They go up the escalator. Lia looks at the people on the bottom floor, bags in tow, milling around on the white-black tiled floor, the tinsel running up support columns. She tries to pretend that she is with her family here. Her family, and her girlfriend, and that they are laughing together. Doreen’s a computer science major; her dad’s a computer engineer. They should be debating search algorithms or something.

“So,” Doreen says, randomly. “Are you staying with me then?”

“Of course,” Lia says, and slings an arm over her girlfriend’s shoulder as they step off the escalator.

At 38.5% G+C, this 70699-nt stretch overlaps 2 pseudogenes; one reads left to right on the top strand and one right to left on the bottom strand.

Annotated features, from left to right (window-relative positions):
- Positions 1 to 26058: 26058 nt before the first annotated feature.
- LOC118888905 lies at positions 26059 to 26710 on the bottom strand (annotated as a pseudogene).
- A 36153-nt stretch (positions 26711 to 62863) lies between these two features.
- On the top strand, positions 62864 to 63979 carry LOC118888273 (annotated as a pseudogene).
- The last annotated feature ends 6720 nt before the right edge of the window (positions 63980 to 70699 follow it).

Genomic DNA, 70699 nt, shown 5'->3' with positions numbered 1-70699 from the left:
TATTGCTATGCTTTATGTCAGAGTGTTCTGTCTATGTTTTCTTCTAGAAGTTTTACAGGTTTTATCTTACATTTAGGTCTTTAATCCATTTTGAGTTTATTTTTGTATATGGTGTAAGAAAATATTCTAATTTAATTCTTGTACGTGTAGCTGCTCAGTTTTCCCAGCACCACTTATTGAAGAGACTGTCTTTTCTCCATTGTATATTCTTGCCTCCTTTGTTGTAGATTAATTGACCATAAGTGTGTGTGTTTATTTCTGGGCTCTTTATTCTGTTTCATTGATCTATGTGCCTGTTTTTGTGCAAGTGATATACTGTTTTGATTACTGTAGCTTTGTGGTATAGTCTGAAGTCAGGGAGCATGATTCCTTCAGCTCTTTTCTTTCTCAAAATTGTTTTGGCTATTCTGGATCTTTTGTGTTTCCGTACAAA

“Leaving all the living arrangements to me?” Doreen teases.

“I’ll help—” Lia says, suddenly embarrassed.

“It’s okay, dude. I’ve got it figured out.”

Doreen isn’t going home either; her parents don’t celebrate Christmas. Besides, she’d have to take a plane to the other side of the world, then fly back two weeks later. Not worth it.

Lia’s still vaguely ashamed. “Are you going home for Chinese New Year though?”

“Ugh maybe. I think it’s not around a break this year. I want to…”

“I’ve never gone to around then.”

“It’s amazing. Loud, but amazing. Dunno if it’s any different in Taiwan, though.”

Lia shrugs. They can hear the increased chatter of the food court. “Starbucks?”

“Yeah, sure.” Doreen glances up at the dark green circle. “Hmm. They need a name, don’t they?”


“The Starbucks person.”

“Mm…” Lia stares at it. Naming the Starbucks person is a ritual. “Dianne.”

“Dianne. And pronouns?”